In 1193, the Emperor Henry VI surrendered the castle of Vairano Patenora to Roffredo dell’Isola, abbot of Montecassino. The Vairanesi, however, refused to honor the transfer of authority, and successfully repelled the abbot’s forces as he besieged the town in an effort to subdue it. In honor of the victory, the motto “Vairanum impugnans in nullo profecit” was added to the stemma of the town. The phrase translates roughly as “Attacking Vairano achieved nothing,” and while it was certainly true for Roffredo, it was not for Marino Marzano, who destroyed the castle in 1461 while leading a rebellion against his brother-in-law, Ferrante of Aragon, the king of Naples.
The castle was rebuilt at the turn of the sixteenth century by Innico II d’Avalos, who also constructed a wall around the town. Built on a quadrangular plan, the castle had towers at each of its four corners, but only three survive. Indeed, the definitive conquest of Vairano has been made by the passage of time, as the castle is now in an advanced state of ruin. A restoration campaign was begun in 2005 but was suspended in 2007 due to lack of funding. Today the castle is completely abandoned, and I imagine that it would not be difficult to gain access to its interior, as I would have attempted had I not had the safety of a small child to consider.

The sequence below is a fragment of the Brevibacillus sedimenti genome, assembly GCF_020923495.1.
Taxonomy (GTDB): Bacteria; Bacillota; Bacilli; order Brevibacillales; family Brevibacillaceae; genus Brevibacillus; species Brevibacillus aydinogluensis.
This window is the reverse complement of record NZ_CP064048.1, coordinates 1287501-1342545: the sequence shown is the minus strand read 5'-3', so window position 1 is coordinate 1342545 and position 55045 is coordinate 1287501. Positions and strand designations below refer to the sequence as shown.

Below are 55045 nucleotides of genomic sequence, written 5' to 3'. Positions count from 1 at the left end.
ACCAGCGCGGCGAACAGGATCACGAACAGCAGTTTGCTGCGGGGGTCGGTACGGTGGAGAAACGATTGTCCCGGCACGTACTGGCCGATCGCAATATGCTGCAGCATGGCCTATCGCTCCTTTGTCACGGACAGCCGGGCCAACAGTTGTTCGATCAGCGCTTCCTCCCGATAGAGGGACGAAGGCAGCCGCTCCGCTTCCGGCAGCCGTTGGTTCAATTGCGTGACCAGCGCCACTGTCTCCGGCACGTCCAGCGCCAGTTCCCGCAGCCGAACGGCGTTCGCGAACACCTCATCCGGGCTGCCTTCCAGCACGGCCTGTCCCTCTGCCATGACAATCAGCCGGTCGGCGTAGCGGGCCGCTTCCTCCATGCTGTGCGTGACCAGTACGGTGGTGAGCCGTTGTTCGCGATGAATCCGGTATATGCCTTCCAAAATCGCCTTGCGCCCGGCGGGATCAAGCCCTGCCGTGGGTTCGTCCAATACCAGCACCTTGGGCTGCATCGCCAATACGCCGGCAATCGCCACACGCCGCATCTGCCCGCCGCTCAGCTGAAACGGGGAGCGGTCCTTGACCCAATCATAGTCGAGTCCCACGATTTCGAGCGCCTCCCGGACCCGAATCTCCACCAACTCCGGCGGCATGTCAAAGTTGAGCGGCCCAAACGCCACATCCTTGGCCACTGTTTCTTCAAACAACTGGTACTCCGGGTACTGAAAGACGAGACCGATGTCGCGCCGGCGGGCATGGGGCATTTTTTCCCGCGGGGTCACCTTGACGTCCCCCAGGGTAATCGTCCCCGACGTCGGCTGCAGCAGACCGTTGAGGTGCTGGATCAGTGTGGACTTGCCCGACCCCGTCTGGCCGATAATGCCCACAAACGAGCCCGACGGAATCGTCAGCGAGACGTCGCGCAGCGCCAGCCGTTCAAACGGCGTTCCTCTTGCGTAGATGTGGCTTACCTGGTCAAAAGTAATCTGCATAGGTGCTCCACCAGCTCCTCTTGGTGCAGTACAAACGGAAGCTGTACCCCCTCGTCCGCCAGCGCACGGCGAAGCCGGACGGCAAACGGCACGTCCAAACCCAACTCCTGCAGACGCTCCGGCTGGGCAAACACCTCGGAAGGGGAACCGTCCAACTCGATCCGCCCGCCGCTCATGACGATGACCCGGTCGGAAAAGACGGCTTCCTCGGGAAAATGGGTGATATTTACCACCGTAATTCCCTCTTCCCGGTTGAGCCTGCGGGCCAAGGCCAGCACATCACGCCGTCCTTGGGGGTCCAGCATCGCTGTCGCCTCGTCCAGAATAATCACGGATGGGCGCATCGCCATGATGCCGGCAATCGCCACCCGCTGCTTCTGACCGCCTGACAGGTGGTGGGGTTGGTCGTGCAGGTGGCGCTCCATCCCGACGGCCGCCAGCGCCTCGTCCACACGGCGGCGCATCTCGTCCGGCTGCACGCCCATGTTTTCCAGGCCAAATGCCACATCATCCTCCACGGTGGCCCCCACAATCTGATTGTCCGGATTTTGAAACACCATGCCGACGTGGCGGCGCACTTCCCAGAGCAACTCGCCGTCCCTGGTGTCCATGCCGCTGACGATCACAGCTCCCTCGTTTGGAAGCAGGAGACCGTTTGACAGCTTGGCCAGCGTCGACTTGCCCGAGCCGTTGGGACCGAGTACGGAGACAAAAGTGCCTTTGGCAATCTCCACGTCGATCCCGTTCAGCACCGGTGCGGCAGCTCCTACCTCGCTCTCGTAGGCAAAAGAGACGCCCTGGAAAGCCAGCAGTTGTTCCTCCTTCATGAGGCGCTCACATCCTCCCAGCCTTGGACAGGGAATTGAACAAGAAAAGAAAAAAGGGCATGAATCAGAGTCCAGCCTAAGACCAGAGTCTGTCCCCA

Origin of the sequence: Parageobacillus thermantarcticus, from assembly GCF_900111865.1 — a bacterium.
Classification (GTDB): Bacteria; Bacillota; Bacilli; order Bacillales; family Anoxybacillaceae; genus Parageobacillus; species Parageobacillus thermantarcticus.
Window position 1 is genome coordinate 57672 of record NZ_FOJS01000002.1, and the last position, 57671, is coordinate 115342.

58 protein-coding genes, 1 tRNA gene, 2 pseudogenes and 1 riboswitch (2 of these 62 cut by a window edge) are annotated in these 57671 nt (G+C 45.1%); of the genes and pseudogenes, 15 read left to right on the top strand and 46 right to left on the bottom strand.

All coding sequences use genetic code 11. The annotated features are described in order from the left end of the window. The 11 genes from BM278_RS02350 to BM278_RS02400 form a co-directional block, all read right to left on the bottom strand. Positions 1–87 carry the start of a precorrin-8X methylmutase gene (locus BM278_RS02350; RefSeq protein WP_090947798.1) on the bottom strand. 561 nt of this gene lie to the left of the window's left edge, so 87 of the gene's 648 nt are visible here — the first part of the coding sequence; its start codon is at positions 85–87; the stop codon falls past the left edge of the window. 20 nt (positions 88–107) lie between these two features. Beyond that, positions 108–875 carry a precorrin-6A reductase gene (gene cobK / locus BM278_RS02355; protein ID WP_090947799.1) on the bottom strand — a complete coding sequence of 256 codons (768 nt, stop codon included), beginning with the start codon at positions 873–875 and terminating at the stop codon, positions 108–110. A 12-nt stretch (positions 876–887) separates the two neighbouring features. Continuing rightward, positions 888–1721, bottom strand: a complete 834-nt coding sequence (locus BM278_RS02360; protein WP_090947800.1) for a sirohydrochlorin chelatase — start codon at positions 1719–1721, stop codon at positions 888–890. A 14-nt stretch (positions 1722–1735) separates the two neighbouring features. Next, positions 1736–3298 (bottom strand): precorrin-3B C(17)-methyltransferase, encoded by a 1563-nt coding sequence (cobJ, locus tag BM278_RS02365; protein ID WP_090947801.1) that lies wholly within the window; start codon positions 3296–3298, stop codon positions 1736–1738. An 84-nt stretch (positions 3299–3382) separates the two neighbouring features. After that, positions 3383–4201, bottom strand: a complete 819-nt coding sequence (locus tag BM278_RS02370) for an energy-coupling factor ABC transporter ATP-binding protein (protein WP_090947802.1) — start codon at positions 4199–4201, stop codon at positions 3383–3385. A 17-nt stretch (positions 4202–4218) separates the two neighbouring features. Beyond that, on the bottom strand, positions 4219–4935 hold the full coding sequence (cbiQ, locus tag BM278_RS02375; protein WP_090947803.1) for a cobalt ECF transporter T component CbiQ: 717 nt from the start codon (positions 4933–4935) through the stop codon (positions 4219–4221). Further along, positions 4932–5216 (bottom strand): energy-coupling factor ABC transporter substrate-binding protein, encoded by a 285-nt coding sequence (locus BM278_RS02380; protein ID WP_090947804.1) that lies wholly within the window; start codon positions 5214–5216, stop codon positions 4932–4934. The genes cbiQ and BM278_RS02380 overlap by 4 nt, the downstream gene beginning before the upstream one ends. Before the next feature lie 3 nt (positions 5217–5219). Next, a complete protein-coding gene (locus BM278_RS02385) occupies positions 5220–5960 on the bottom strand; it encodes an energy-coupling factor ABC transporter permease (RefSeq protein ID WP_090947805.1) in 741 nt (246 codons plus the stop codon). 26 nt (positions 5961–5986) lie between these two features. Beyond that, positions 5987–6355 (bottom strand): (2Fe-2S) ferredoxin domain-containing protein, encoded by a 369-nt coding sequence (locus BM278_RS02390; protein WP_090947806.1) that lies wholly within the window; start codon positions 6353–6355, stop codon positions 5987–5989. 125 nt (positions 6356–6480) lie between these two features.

The borgo enclosed by what remains of the walls is only partially inhabited. The houses there are in varying states of conservation. Some, like the one that is partially visible on the right in the picture above, have been restored, while others are closed up, and many more are in ruins. Some of these last conserve only their exterior walls and are now filled with trees and vines, overgrown like untamed enclosed gardens.
Vairano Patenora is located in the Alto Casertano, a mountainous and mostly rural area in the northwest of the province of Caserta. We went there on an especially hot day, and after an hour or so of exploring the tiny borgo under a blistering sun, (and struggling with my camera to get decent photos in such harsh light,) none of us had the energy to do any more. But we intend to go back as soon as cooler weather permits a longer visit, because we have yet to see what drew me to Vairano in the first place: the Badia della Ferrara, an abandoned Cistercian monastery, hidden away in the wilderness outside the town.